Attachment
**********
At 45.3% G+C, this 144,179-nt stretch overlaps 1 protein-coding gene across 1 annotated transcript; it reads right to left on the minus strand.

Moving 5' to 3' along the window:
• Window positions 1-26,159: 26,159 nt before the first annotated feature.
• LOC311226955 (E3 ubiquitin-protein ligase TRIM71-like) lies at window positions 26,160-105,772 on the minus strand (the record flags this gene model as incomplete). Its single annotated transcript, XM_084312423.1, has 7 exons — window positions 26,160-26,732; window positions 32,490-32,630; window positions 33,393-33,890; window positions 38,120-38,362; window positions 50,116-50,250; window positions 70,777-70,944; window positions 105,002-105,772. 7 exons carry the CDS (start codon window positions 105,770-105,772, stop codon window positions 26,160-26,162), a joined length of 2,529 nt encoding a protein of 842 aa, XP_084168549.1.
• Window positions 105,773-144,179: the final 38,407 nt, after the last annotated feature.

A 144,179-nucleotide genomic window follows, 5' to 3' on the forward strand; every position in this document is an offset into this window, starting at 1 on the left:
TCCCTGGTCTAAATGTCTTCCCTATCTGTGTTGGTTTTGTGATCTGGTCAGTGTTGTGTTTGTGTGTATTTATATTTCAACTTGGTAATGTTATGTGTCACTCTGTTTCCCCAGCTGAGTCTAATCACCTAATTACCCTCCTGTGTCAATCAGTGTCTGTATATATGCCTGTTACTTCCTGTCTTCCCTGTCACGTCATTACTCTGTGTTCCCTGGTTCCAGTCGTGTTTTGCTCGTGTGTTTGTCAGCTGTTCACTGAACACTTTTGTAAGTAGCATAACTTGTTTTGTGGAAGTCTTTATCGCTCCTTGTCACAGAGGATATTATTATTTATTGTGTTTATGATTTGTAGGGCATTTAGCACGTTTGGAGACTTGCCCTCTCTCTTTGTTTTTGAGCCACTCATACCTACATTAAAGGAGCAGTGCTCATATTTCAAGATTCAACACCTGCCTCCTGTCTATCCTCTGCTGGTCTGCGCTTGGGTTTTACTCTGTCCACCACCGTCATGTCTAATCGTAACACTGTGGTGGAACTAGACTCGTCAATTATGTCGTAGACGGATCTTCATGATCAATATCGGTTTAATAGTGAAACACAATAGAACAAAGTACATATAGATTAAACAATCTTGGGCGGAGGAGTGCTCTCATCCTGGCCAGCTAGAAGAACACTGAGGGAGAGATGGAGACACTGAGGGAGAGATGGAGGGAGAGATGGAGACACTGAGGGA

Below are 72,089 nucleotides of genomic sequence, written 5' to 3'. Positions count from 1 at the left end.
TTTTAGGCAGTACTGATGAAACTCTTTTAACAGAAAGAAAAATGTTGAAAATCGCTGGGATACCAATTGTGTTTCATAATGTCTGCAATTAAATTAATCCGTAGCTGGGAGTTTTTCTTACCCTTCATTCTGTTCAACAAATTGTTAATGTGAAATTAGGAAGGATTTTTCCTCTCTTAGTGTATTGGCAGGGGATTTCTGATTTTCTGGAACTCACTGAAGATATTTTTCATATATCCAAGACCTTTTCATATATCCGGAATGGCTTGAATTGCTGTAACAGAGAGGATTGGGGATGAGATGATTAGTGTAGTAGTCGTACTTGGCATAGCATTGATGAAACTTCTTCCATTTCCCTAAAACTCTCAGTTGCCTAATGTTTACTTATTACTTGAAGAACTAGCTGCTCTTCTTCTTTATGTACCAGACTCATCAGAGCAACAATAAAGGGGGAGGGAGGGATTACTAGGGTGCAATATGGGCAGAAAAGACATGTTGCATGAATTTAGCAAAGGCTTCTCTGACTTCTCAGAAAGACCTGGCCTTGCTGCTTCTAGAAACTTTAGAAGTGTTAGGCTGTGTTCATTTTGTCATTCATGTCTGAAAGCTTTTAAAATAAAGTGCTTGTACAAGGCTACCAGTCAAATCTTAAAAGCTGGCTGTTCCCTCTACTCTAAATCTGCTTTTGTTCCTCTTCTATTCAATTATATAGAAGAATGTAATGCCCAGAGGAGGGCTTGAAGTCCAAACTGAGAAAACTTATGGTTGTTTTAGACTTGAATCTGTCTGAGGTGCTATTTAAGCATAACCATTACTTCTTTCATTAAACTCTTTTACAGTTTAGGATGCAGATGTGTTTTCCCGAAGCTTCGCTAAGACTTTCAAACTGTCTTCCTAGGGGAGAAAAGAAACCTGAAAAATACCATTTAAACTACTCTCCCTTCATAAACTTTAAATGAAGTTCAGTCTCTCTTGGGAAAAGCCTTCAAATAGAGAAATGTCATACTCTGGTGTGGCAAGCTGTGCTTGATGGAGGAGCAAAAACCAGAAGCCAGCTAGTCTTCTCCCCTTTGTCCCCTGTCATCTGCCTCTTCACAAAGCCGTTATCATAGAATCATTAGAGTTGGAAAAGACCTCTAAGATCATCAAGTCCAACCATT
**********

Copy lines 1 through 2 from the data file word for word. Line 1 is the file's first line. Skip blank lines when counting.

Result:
At 45.3% G+C, this 144,179-nt stretch overlaps 1 protein-coding gene across 1 annotated transcript; it reads right to left on the minus strand.

Moving 5' to 3' along the window: